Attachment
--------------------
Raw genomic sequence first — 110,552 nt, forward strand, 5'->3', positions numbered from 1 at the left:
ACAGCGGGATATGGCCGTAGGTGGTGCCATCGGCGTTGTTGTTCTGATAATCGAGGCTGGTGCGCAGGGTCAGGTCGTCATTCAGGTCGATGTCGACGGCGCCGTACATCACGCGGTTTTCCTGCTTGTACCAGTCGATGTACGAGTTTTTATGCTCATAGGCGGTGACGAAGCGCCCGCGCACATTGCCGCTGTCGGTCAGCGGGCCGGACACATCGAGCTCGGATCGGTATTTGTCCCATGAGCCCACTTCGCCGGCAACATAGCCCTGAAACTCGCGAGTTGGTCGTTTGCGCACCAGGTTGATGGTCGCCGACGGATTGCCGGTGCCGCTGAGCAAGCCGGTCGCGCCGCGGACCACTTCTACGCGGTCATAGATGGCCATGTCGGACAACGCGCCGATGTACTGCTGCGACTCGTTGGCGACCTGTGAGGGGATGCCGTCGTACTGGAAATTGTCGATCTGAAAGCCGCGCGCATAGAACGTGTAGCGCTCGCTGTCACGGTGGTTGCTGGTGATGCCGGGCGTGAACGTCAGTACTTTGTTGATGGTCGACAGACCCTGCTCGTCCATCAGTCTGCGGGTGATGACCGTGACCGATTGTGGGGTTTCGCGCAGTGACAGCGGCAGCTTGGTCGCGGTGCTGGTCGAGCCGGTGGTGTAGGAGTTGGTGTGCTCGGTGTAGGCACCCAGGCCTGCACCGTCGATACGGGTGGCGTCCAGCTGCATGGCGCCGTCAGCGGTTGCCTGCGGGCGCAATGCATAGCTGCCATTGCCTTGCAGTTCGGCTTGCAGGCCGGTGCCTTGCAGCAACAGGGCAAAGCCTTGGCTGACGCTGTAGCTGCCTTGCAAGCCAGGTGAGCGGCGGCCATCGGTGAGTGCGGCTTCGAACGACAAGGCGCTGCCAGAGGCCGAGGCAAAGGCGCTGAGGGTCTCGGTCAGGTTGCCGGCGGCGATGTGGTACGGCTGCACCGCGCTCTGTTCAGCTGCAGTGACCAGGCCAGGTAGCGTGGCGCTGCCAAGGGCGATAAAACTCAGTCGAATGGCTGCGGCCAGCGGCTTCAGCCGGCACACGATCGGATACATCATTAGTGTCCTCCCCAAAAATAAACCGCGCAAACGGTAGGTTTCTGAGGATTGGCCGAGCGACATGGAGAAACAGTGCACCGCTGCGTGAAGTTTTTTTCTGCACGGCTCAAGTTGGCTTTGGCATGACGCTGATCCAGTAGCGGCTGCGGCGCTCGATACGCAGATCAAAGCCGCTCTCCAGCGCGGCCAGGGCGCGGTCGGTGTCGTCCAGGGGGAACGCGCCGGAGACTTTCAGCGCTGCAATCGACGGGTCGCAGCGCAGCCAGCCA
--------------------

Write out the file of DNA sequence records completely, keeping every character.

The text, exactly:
Raw genomic sequence first — 110,552 nt, forward strand, 5'->3', positions numbered from 1 at the left:
ACAGCGGGATATGGCCGTAGGTGGTGCCATCGGCGTTGTTGTTCTGATAATCGAGGCTGGTGCGCAGGGTCAGGTCGTCATTCAGGTCGATGTCGACGGCGCCGTACATCACGCGGTTTTCCTGCTTGTACCAGTCGATGTACGAGTTTTTATGCTCATAGGCGGTGACGAAGCGCCCGCGCACATTGCCGCTGTCGGTCAGCGGGCCGGACACATCGAGCTCGGATCGGTATTTGTCCCATGAGCCCACTTCGCCGGCAACATAGCCCTGAAACTCGCGAGTTGGTCGTTTGCGCACCAGGTTGATGGTCGCCGACGGATTGCCGGTGCCGCTGAGCAAGCCGGTCGCGCCGCGGACCACTTCTACGCGGTCATAGATGGCCATGTCGGACAACGCGCCGATGTACTGCTGCGACTCGTTGGCGACCTGTGAGGGGATGCCGTCGTACTGGAAATTGTCGATCTGAAAGCCGCGCGCATAGAACGTGTAGCGCTCGCTGTCACGGTGGTTGCTGGTGATGCCGGGCGTGAACGTCAGTACTTTGTTGATGGTCGACAGACCCTGCTCGTCCATCAGTCTGCGGGTGATGACCGTGACCGATTGTGGGGTTTCGCGCAGTGACAGCGGCAGCTTGGTCGCGGTGCTGGTCGAGCCGGTGGTGTAGGAGTTGGTGTGCTCGGTGTAGGCACCCAGGCCTGCACCGTCGATACGGGTGGCGTCCAGCTGCATGGCGCCGTCAGCGGTTGCCTGCGGGCGCAATGCATAGCTGCCATTGCCTTGCAGTTCGGCTTGCAGGCCGGTGCCTTGCAGCAACAGGGCAAAGCCTTGGCTGACGCTGTAGCTGCCTTGCAAGCCAGGTGAGCGGCGGCCATCGGTGAGTGCGGCTTCGAACGACAAGGCGCTGCCAGAGGCCGAGGCAAAGGCGCTGAGGGTCTCGGTCAGGTTGCCGGCGGCGATGTGGTACGGCTGCACCGCGCTCTGTTCAGCTGCAGTGACCAGGCCAGGTAGCGTGGCGCTGCCAAGGGCGATAAAACTCAGTCGAATGGCTGCGGCCAGCGGCTTCAGCCGGCACACGATCGGATACATCATTAGTGTCCTCCCCAAAAATAAACCGCGCAAACGGTAGGTTTCTGAGGATTGGCCGAGCGACATGGAGAAACAGTGCACCGCTGCGTGAAGTTTTTTTCTGCACGGCTCAAGTTGGCTTTGGCATGACGCTGATCCAGTAGCGGCTGCGGCGCTCGATACGCAGATCAAAGCCGCTCTCCAGCGCGGCCAGGGCGCGGTCGGTGTCGTCCAGGGGGAACGCGCCGGAGACTTTCAGCGCTGCAATCGACGGGTCGCAGCGCAGCCAGCCA